Back in the day, Bollywood filmmakers would usually rope in one music director to work on one project. Celebrated composers like RD Burman, Shankar Jaikishan, and Jatin Lalit, among several others, were known for generating soundtracks that were packed with hit songs. But now, that trend seems to have been forgotten for good.
The last few years have witnessed a steady increase in the number of filmmakers, who prefer relying on the services of multiple music directors for one movie’s album. Films like Aashiqui 2 (2013) and Roy (2015), and more recent ones like Ki & Kaa, Kapoor & Sons, and Azhar have all had multiple music directors. Incidentally, they have all also delivered praiseworthy albums. Even the music of several upcoming films, like Housefull 3, Rustom and Cabaret, has been composed by multiple music directors.
Amaal Mallik, who revised hit tracks for ‘Kar gayi Chull’ (for Kapoor & Sons), and the popular dance number, ‘Sooraj duba hai etc’ (for Roy), feels there’s safety in numbers. “Today, producers can’t be sure of trusting only one composer with the music of an entire film,” he says.
Variety is good
While some industry insiders believe that it is more economical for Bollywood film-makers to hire multiple up-and-coming music directors as opposed to one established artiste, trade expert Taran Adarsh disagrees. “Money isn’t a problem. In fact, the amount of money being spent on making music and shooting the videos has gone up in the last few years,” says Adarsh, adding, “Multiple music directors add a different flavour to the film’s soundtrack.”
Producer and music label owner Bhushan Kumar believes that this new trend took shape only after the success of Aashiqui 2. The music for the Aditya Roy Kapur and Shraddha Kapoor-starrer was composed by Jeet Ganguly, Mithoon and Ankit Tiwari. It went on to become a huge success.
A platform for newbies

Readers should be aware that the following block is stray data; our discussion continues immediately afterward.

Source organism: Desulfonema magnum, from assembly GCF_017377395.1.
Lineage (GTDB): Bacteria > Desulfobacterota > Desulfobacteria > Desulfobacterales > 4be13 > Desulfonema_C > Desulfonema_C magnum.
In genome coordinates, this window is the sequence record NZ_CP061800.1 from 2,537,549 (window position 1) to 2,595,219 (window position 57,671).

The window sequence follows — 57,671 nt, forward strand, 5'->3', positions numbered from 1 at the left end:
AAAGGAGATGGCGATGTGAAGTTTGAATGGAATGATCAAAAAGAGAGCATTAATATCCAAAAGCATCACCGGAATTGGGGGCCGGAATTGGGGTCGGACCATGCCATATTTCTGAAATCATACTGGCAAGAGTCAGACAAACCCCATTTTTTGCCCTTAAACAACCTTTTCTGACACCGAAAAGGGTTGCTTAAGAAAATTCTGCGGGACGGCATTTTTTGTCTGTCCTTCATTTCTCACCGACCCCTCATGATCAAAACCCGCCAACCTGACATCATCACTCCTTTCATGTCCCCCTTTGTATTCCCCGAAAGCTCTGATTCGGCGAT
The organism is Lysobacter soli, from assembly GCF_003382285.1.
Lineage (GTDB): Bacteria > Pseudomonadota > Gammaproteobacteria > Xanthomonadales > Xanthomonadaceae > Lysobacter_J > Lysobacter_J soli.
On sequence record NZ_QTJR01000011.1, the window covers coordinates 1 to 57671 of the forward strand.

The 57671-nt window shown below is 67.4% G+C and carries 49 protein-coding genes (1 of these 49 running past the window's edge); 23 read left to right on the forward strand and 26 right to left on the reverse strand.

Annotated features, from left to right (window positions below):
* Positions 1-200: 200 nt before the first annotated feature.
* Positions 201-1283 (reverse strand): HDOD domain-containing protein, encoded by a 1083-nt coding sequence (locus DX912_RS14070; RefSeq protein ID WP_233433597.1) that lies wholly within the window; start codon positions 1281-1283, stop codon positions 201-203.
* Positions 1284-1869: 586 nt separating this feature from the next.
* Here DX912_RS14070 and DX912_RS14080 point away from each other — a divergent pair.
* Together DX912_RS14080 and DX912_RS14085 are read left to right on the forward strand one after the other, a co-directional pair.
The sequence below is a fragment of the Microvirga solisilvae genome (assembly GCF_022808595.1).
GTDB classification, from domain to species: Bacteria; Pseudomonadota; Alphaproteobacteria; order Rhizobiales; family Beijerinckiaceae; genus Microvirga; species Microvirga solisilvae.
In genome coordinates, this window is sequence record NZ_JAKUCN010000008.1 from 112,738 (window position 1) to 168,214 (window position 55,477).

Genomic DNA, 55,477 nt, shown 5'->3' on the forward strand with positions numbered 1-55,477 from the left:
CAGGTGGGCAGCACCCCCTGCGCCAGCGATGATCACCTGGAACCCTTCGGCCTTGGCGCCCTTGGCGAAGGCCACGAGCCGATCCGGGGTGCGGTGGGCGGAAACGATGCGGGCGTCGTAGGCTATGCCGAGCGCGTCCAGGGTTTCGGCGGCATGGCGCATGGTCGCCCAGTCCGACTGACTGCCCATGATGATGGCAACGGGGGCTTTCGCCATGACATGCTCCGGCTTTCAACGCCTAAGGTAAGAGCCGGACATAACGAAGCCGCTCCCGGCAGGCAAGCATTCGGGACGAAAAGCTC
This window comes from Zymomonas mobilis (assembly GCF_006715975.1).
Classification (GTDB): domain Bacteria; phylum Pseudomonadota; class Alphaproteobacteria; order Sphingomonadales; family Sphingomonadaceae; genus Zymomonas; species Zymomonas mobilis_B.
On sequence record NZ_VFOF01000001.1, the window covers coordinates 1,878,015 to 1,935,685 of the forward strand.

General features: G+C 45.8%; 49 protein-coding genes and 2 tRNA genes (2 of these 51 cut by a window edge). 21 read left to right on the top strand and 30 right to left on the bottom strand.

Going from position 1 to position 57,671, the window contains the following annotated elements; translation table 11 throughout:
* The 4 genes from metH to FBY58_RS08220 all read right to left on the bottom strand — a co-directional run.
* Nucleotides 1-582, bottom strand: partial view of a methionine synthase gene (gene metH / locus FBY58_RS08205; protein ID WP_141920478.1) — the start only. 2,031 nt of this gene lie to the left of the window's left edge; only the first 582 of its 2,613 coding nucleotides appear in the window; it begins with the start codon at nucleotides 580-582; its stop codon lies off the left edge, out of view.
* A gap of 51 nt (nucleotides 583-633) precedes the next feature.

“Many people, like me, are making multiple films simultaneously. They can’t wait for one single director to sit and create six hit songs. The process requires a lot of time and commitment,” says Kumar. He reveals that many big banners that used to hire one music director per film earlier, have also now started following this new trend. “This not only improves the quality [of a soundtrack], but it also gives new talent a chance to showcase their work. New people bring in new and different perspectives too,” he adds.
While most musicians don’t have a preference and are glad that they’re getting to work with a variety of directors, there are a few who aspire to work on an entire album on their own. Tanishk Bagchi, who has composed popular songs like ‘Bolna’ (for Kapoor & Sons) and ‘Fake ishq’ (for Housefull 3), says, “I don’t like to compose one or two songs. But there is a lot of competition, and that makes it difficult for artistes to get an entire film’s soundtrack.”
He feels that albums that have been composed by multiple directors also tend to sound disjointed. “With multiple music directors working on one film, all the songs don’t sound like they are part of the same pack. Then, to top that, every song needs to be a commercially hit song. In the end, producers are only looking for hit songs, and are approaching every music director, hoping that they’ll strike gold with one of them.”
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